A girl is more likely to develop anorexia nervosa, relative to her baseline inclination, if her mother has this eating disorder.

From an intuitive point of view, it seems as though just the sight of an emaciated physique would be enough to deter the daughter from developing the anorexia that she sees her mother battling with daily.

Mayoclinic.com cites that having a first-degree relative with anorexia (which includes the mother) puts a child at a “much higher risk” of developing this condition.

How much is due to genetics and how much is due to learned behavior or dysfunctional family dynamics?

I’ve seen many women over the years who appeared to have anorexia. I’m not talking about “thin” women (or teens). My 15-year-old niece has what’s considered a “skinny” body.

But if she’s walking down the street in tight jeans and a tee shirt, it’s very unlikely that anyone is going to assume that she has an eating disorder.

She eats normal amounts of food and shows no signs of purging. She’s simply in a vertical growth spurt.

However, I’ve seen what truly appears to be significant undernourishment, including a woman at my gym who (according to my personal trainer’s eye) appears to weigh 75 pounds on a 5-4 frame.

So here’s something odd to consider: A daughter of an anorexic woman is at increased risk of developing this eating disorder, even though her mother’s body would surely be quite alarming in appearance.

“In my experience, the mother’s emaciated body is actually a deterring factor for the daughters developing anorexia,” says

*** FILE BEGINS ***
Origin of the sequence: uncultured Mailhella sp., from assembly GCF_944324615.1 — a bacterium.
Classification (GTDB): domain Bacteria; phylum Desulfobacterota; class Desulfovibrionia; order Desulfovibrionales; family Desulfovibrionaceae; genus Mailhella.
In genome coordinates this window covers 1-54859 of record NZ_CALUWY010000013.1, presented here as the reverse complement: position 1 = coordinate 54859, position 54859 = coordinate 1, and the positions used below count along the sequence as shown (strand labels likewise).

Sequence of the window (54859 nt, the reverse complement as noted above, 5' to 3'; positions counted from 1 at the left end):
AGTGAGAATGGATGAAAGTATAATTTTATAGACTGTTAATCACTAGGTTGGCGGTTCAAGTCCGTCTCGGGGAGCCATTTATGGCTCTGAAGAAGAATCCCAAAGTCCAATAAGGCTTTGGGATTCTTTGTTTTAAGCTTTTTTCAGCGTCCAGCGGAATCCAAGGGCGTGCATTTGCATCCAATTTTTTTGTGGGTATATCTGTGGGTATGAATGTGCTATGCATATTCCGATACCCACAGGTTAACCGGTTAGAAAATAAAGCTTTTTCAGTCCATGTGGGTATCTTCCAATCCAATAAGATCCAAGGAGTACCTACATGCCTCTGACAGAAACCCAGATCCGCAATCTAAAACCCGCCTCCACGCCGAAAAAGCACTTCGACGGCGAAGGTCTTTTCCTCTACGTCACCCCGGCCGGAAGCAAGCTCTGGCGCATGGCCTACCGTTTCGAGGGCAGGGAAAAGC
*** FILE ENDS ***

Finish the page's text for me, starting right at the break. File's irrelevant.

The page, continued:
Mehri Moore, MD, medical director/founder of THIRA Health in Washington which offers programs for women and girls facing depression and anxiety.

But what about Mayoclinic.com’s statement that anorexia risk is greater in children when a mother has this eating disorder?

Those daughters who never develop anorexia, perhaps, as Dr. Moore explains further, “can more easily recognize that their mother’s anorexia is an illness.”

Another thing to consider when wondering if an anorexic woman’s body can prevent her daughter from developing the illness, is the degree of malnourishment.

Anorexia is on a continuum, just like overeating is. Some functioning anorexics aren’t emaciated, but may look more like my niece.

Dr. Moore explains, “It is much more confusing for daughters when anorexic mothers are thin but not emaciated.”

And when a girl’s anorexic mother seems more fashionably thin than skeletal, she may very well be the recipient of compliments about her thin frame, says Dr. Moore.

If her daughter hears this enough, the daughter may “strive for this thin look,” adds Dr. Moore.

Will the youthfully lean daughters of the 75 pound woman ever aspire to have a body like hers?

I’d think that her three young daughters would rather want a body like Miley Cyrus, Taylor Swift or a Victoria’s Secret model. However, in an effort to achieve that, they may go overboard and actually become anorexic.

A woman with anorexia should not assume that her daughters are at low risk for developing the illness just because she’s skin and bones, or even if her daughters have remarked how frightfully thin she is. The heightened risk can still be there.

In 1991, Dr. Moore founded The Moore Center (now Eating Recovery Center of Washington), which is the longest-established treatment center specializing in eating disorder treatment in the Pacific Northwest.
Lorra Garrick has been covering medical, fitness and cybersecurity topics for many years, having written thousands of articles for print magazines and websites, including as a ghostwriter. She’s also a former ACE-certified personal trainer.  


Source:     mayoclinic.com/health/anorexia/DS00606/DSECTION=risk-factors